Just down the beach a camp had been set up by a group of teachers from the village on Vieques. They were cooking fish and offered me food and drink. They told the story about Angel Rodriquez Cristóbal who had been hung just 20 years ago in a Tallahassee, Florida jail after having been arrested for non-violent civil resistance on Vieques. Twenty-one people had been arrested on that occasion, among them a Catholic bishop.

I also learned that 67% of Puerto Rican people receive food stamps. At the same time K-Mart, Sears and JC Penney stores sell more product in Puerto Rico than in 30 other states. It was so clear that the colonization process has had a staggering affect on the people and the environment of the "commonwealth". Puerto Ricans have been made to be dependent on the U.S. and our corporate masters. But in spite of that, the spirit for independence remains strong. The resistance on Vieques is but one example.

The Old CityThe fountain
The Old City and The Fountain

Our friends Victor and Juan Rosario showed us around old San Juan that, except for the cars and the paint on the buildings, reminded me of Havana in Cuba. One huge fountain with several statues of people and nature was a striking symbol of Puerto Rican nationalism. The statue and fountain had been commissioned as a celebration of 500 years since the Columbus discovery. We were told the story about how the artist had revealed that the centerpiece of the statue, a woman on a rock with arms raised to the sky and holding two eagle feathers, was really a celebration of her taking the feathers off the U.S. eagle. Signs of that pesky spirit of independence once again.

I was asked to do a presentation at the school on Vieques about the GN's work on space. With Joe McIntire ably translating, I spoke about U.S. plans for control and domination in space and showed the 20 people present the Vision for 2020 brochure and the poster of a space-based laser weapon with the U.S. flag flying overhead. I talked about the connections between space and Vieques, saying that the U.S. intends to make the whole earth and space above a colony like we have done to Puerto Rico. I later learned that this workshop was the first such event in the school on Vieques. It was an honor to have helped christen the school.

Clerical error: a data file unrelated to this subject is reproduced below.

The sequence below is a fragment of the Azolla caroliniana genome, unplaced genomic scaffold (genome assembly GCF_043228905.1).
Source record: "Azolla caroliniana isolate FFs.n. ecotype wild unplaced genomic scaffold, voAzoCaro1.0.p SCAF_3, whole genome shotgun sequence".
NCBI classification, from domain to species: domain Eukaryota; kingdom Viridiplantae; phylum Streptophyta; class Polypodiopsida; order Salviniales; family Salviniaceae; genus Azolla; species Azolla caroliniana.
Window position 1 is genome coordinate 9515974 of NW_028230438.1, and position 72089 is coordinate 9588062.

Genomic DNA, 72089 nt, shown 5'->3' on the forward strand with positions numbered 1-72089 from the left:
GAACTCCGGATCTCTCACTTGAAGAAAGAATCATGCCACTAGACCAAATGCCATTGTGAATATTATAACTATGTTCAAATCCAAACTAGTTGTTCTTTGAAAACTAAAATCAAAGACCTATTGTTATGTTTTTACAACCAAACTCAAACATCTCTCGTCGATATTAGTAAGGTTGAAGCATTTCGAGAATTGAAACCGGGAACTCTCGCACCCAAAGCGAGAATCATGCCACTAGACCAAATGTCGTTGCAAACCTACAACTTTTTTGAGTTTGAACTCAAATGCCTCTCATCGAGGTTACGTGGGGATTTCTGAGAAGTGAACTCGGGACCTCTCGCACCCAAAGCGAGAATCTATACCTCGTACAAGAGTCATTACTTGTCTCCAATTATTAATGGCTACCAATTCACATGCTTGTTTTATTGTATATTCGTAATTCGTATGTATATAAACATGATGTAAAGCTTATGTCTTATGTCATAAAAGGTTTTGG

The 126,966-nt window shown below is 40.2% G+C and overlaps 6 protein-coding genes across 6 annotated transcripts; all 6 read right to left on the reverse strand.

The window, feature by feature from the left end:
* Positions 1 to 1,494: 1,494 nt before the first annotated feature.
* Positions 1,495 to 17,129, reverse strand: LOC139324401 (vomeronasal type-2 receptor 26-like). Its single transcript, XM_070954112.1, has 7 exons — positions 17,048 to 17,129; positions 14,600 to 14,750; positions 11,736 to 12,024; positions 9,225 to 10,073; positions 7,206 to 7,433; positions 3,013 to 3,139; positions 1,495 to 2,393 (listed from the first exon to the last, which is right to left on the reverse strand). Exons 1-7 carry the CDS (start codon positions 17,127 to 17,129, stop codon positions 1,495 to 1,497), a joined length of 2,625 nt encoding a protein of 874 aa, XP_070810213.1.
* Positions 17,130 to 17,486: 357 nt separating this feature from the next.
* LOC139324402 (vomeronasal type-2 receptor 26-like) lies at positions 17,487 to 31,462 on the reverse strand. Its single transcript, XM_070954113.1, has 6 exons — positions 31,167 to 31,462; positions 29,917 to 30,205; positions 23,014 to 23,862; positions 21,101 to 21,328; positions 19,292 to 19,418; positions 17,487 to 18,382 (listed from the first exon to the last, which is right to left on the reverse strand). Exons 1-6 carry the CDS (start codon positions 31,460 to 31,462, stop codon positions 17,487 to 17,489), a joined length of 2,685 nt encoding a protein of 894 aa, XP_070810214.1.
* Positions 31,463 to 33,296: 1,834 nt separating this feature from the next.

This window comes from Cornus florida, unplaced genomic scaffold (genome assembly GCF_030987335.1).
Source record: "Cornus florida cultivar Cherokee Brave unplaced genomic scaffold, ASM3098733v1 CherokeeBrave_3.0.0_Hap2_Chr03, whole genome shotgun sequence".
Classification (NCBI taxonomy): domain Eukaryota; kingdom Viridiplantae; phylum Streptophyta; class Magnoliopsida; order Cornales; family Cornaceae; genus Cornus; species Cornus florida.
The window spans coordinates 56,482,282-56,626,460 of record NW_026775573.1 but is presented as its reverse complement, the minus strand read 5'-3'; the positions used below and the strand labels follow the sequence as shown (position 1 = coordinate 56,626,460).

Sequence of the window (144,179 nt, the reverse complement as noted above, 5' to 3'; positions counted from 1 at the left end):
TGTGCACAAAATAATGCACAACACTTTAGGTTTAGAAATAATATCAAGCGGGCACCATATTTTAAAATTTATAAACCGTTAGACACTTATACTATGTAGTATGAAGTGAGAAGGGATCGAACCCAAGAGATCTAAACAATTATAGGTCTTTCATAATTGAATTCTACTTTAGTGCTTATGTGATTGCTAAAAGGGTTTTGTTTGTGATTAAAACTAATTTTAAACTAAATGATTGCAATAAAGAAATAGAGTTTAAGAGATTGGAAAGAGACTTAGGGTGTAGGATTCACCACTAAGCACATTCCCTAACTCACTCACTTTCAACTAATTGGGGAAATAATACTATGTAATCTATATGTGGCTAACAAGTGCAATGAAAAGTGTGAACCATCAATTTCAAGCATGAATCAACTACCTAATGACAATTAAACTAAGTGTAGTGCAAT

On the Walk

The next day was unforgettable. Victor took our delegation on a long hike, up the mountain top to one camp and then down the beach to another. We visited the camp of a national congress senator from the Puerto Rican independence party who has been on Vieques for the last six months. As we walked here and there we saw the enormous evidence of years of destruction on the island. Bombs -- exploded and unexploded - were everywhere. Wetlands were drained and bombed. Trucks, tanks, and planes were scattered everywhere as targets. One tank is now being used to hold up a tarp for shelter at one hill-top camp. As we looked out over the beautiful ocean beyond Vieques we saw a U.S. navy submarine in the near distance probably sending a warning to the occupiers.

When it was time to leave the island to return home our fishing boat anchor got caught on a bomb on the ocean floor. Our captain very carefully worked the anchor free and you could see the fear on the faces of the passengers. We saw bombs sticking up out of the water near the shore and we saw tiny islands just off Vieques that had been blasted to bits. In fact, endangered coral reefs are being destroyed all around Vieques from the years of bombing by the Navy.

Our friends in Puerto Rico are urging activists from all over the world to join them on Vieques as soon as possible to help block any attempts to remove them from the island. It is very easy to get there and once there all you need is a sleeping bag and some food and water to share. You will be made to feel most welcome on this otherwise tropical paradise. Be sure to bring your bathing suit!

Be sure to bring your bathing suit

If you'd like to go to Vieques just fly into San Juan and take a bus to the port of Fajardo and then for $2 take the ferry to Vieques. Once in Vieques there are regular fishing shuttles to the camps in the occupied zones. Call first and let Robert Rabin from the local Vieques committee know that you are coming. His phone is (787) 741-1717 or (787) 741-8651.

Please help do what you can to offer solidarity to our courageous friends in Puerto Rico.

The contents herein are Copyright 1999, Global Network/Bruce Gagnon, the article may be reproduced for non-profit purposes as long as the source is recognised, otherwise reproduction can be arranged through the Global Network.